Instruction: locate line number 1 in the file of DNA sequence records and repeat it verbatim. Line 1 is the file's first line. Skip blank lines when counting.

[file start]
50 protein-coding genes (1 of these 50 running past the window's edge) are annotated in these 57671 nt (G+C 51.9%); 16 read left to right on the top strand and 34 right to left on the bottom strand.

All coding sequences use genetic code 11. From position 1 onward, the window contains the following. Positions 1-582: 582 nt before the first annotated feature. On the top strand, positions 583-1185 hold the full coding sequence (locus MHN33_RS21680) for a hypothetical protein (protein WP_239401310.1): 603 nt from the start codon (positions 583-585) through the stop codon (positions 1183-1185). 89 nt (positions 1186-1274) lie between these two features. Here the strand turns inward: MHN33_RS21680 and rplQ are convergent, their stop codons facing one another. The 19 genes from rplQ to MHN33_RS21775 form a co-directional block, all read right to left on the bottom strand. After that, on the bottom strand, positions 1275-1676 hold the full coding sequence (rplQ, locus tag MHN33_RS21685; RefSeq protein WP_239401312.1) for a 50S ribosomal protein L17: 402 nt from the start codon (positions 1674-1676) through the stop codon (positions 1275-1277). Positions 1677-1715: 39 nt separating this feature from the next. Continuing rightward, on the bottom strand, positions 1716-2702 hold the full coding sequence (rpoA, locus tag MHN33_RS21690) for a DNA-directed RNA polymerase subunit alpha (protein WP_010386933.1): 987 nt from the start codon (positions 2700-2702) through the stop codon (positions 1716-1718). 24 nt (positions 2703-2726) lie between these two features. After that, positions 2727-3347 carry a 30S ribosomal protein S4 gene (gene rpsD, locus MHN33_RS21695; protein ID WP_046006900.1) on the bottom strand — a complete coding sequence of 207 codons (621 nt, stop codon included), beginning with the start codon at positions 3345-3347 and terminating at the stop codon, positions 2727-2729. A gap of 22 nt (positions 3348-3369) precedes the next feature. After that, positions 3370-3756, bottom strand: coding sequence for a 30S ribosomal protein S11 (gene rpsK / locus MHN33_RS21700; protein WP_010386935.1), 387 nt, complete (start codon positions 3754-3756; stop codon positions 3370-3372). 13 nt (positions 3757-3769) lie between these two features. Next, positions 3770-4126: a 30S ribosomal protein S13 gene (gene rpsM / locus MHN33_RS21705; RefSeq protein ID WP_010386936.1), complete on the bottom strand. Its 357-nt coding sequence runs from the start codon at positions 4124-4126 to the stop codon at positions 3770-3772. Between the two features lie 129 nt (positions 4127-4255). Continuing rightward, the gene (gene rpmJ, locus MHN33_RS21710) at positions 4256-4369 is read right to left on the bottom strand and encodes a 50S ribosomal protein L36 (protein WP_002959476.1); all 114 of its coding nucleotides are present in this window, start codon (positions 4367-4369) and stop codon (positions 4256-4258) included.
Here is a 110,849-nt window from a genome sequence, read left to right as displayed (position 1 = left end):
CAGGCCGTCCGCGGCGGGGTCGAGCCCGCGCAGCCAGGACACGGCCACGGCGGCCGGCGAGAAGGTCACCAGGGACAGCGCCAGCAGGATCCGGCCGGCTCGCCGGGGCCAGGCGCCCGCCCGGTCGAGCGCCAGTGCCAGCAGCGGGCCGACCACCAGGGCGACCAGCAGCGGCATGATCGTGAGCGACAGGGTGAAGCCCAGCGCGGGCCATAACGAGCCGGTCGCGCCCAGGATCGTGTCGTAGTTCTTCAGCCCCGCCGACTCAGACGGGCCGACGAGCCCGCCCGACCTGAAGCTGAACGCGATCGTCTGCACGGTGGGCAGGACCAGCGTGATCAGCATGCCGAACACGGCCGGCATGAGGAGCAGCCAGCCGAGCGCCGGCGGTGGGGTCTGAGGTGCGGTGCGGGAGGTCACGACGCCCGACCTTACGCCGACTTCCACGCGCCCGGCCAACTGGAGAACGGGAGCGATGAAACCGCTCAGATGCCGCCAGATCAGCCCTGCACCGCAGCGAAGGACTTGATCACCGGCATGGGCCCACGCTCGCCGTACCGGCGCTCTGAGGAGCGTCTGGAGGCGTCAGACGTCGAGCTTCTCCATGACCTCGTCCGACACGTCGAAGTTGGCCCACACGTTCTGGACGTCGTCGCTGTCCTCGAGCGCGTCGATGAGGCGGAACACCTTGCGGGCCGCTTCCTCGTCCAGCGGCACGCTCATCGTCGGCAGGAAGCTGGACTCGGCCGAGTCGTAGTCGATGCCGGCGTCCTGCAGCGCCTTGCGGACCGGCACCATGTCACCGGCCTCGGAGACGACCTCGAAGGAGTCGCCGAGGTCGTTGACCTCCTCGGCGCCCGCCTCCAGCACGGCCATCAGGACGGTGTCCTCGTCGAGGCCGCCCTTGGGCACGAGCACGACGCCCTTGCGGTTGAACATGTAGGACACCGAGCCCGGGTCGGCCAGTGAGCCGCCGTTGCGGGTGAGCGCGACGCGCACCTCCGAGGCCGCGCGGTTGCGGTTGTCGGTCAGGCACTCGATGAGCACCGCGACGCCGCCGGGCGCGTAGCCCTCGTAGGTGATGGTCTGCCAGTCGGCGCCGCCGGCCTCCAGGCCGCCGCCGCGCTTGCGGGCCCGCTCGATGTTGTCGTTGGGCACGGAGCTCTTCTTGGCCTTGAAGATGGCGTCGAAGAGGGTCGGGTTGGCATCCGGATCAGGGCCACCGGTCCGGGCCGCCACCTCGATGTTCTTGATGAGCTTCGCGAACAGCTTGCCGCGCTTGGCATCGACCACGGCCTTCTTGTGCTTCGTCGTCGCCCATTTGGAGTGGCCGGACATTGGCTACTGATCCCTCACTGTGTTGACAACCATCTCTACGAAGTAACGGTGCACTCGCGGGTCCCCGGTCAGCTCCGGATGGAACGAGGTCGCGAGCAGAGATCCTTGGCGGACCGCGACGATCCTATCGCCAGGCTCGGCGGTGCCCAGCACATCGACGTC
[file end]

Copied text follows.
50 protein-coding genes (1 of these 50 running past the window's edge) are annotated in these 57671 nt (G+C 51.9%); 16 read left to right on the top strand and 34 right to left on the bottom strand.